It’s all part of the reality that the Isles are a small market team.
Some fans, bloggers and mainstream press seem to be fixated on the Isles meeting the cap floor. This is an overrated desire, whereas each season the team manages to get there without the melodrama and panic that others seem to relate to all the other endless aspects of the situation.
Don’t get sucked in to the panic. The Islanders will get there.
A more important question to ask has to do with the space between the cap floor and ceiling with regards to the next CBA. As the distance stretches, the cash-rich eight to 10 teams of a 30-team league gain far more advantage, and the league could end up with less parity instead of what appears to currently be some parity.
This will be the determining factor that will impact many teams like the Islanders.
The Islanders have cultivated a loyal core of kids, most of whom are contractually tied up past the 2015 arena atom bomb whose fuse has been long lit thanks to the antics of Long Island politics, stubborn businessmen out of their depth, and the affluent NIMBYism of Garden City, a town with political money and cronyism that runs far and deep.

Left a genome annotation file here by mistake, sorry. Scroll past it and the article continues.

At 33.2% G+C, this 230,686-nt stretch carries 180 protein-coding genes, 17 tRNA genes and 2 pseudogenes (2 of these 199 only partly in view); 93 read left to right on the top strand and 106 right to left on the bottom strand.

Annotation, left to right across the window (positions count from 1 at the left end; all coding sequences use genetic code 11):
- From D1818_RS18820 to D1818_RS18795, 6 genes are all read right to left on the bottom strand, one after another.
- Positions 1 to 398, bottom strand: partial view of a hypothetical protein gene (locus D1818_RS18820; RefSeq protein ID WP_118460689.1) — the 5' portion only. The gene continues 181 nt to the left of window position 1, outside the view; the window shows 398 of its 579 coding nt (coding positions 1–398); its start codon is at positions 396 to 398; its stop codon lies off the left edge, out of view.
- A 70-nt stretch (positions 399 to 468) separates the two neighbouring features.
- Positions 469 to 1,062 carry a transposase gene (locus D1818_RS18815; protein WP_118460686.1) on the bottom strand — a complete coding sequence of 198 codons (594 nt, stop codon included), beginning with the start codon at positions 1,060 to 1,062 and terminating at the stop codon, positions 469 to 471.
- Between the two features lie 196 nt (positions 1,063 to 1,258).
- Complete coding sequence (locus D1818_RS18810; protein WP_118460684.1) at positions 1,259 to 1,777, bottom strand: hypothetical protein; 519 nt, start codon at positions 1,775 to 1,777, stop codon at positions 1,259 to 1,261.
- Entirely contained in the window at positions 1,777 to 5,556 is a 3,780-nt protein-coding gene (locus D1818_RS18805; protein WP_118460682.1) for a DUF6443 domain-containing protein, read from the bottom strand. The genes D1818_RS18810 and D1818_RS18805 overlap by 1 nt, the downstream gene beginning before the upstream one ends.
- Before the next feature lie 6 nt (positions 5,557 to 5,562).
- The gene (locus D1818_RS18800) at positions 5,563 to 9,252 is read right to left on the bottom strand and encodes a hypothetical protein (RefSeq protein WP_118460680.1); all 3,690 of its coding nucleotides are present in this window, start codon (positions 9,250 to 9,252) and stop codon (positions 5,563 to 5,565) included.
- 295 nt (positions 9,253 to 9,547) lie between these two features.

But how do the Islanders convince free agents to come here with no equilibrium, playoff traction and now a tighter budget than Wang had previously instituted?
Well, beggars might have more of a free agency pimp hand than Snow does right now.
So don’t get your hopes up.
As revisionists currently try to peddle a tale conveniently around the Rangers-Devils Eastern Conference Finals series there needs to become recognition of some reality, lest the soapboxes wash away.
No, it is not an easy time for Islander fans. However, if there is a story to be told on the incompetence of the Islanders, it should be spewed far from the hockey operations. It is more indicative of the convoluted situation and roles of those within the organization as Wang and company have chopped up the business end of the organization since the first death rattle of the Lighthouse Project. Each season, the landscape seems riddled with more and more ex-Islanders employees.
This is an organization leaking millions, unable to stem the tide, unable to negotiate a home, and most of all, unable to quickly press a rebuild into a tangible, resonate result.
Pressure is on all sides, and this summer, with those positions open on the ice, it will be up to the hockey-op hierarchy to find something to provide positive effect so we can all recall that the on-ice product, results and effort are really what it is all about.
Another year of soul searching next season will further alienate a fan base, and that at this juncture would be detrimental to the Islanders remaining a New York City-area team.
In other words, the Islanders must win.
Garth, it’s your move, and please remember, old bean, that in the 2007-08 season you asked for this.
… this column will self-destruct in five seconds.
Read more columns by B.D. Gallof.
Do you hold out any hope that the Islanders can sign the right free agents to further the rebuild toward a playoff spot? Please offer your thoughts in the comments section below. …